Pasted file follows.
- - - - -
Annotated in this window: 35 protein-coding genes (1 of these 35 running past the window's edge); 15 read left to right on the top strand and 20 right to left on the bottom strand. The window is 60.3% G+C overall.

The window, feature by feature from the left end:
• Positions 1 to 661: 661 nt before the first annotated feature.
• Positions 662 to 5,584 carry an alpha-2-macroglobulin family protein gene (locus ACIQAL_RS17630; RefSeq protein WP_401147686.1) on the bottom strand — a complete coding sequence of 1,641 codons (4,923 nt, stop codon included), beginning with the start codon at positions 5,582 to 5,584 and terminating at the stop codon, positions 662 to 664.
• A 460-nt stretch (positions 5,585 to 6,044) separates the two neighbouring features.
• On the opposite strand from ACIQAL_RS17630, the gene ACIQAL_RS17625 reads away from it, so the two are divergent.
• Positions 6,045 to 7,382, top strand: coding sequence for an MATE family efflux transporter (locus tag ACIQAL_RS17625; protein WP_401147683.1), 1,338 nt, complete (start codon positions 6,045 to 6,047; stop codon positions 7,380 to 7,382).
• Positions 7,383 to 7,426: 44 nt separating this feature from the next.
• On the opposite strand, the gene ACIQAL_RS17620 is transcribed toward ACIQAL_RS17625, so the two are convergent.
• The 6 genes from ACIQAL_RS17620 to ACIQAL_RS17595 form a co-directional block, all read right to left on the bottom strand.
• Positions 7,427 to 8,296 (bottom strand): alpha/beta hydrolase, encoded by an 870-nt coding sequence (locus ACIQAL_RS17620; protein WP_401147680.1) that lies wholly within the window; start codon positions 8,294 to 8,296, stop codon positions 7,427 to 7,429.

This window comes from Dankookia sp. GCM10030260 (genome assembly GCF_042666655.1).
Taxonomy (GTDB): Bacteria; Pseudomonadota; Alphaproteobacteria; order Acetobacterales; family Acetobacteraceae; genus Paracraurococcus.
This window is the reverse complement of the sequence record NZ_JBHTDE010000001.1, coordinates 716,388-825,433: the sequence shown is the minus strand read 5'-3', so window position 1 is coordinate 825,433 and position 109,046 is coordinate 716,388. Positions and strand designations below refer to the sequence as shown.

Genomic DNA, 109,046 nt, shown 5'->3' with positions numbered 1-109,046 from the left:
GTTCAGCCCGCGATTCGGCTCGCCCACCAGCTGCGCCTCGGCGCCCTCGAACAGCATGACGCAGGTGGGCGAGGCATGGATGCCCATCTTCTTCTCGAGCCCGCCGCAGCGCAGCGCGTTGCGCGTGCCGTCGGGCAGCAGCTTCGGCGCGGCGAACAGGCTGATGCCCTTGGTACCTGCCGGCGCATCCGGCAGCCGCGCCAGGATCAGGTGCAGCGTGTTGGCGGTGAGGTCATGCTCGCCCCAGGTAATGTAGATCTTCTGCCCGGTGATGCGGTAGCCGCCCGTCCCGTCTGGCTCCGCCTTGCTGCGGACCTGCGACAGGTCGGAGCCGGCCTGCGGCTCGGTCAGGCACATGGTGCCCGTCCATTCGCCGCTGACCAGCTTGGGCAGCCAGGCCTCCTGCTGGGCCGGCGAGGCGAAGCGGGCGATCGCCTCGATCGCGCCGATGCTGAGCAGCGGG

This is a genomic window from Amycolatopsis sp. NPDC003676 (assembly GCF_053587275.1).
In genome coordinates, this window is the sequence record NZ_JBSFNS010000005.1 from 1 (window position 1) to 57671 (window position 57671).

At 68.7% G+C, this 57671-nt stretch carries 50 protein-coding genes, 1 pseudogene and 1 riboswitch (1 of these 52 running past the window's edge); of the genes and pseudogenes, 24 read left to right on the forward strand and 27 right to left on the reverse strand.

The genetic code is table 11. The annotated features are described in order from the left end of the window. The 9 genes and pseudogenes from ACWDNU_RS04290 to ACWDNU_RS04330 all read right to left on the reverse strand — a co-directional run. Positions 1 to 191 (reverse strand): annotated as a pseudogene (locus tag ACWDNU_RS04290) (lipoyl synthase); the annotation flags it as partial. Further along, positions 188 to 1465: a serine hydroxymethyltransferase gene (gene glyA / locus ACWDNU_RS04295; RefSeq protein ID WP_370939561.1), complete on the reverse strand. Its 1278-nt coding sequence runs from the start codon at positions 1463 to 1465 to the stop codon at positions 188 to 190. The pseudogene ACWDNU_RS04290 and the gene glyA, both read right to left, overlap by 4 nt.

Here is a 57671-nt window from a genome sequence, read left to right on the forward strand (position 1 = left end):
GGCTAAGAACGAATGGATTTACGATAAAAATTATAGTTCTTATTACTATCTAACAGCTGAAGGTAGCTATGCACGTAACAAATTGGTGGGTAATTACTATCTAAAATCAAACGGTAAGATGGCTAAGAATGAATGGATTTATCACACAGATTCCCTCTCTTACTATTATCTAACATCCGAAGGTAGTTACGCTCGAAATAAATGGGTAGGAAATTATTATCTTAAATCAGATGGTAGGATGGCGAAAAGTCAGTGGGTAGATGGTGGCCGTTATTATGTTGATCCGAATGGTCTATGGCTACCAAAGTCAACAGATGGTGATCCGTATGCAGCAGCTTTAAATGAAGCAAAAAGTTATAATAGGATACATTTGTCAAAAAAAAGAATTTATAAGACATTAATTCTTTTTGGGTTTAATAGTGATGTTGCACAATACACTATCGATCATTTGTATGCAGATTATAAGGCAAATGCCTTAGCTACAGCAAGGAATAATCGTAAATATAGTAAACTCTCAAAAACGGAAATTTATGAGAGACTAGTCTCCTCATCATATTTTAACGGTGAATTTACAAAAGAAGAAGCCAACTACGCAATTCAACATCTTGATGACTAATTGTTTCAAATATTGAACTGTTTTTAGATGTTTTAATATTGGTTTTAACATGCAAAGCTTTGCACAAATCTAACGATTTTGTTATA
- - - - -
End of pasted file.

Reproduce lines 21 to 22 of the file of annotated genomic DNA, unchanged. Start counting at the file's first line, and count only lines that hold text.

Here is a 57671-nt window from a genome sequence, read left to right on the forward strand (position 1 = left end):
GGCTAAGAACGAATGGATTTACGATAAAAATTATAGTTCTTATTACTATCTAACAGCTGAAGGTAGCTATGCACGTAACAAATTGGTGGGTAATTACTATCTAAAATCAAACGGTAAGATGGCTAAGAATGAATGGATTTATCACACAGATTCCCTCTCTTACTATTATCTAACATCCGAAGGTAGTTACGCTCGAAATAAATGGGTAGGAAATTATTATCTTAAATCAGATGGTAGGATGGCGAAAAGTCAGTGGGTAGATGGTGGCCGTTATTATGTTGATCCGAATGGTCTATGGCTACCAAAGTCAACAGATGGTGATCCGTATGCAGCAGCTTTAAATGAAGCAAAAAGTTATAATAGGATACATTTGTCAAAAAAAAGAATTTATAAGACATTAATTCTTTTTGGGTTTAATAGTGATGTTGCACAATACACTATCGATCATTTGTATGCAGATTATAAGGCAAATGCCTTAGCTACAGCAAGGAATAATCGTAAATATAGTAAACTCTCAAAAACGGAAATTTATGAGAGACTAGTCTCCTCATCATATTTTAACGGTGAATTTACAAAAGAAGAAGCCAACTACGCAATTCAACATCTTGATGACTAATTGTTTCAAATATTGAACTGTTTTTAGATGTTTTAATATTGGTTTTAACATGCAAAGCTTTGCACAAATCTAACGATTTTGTTATA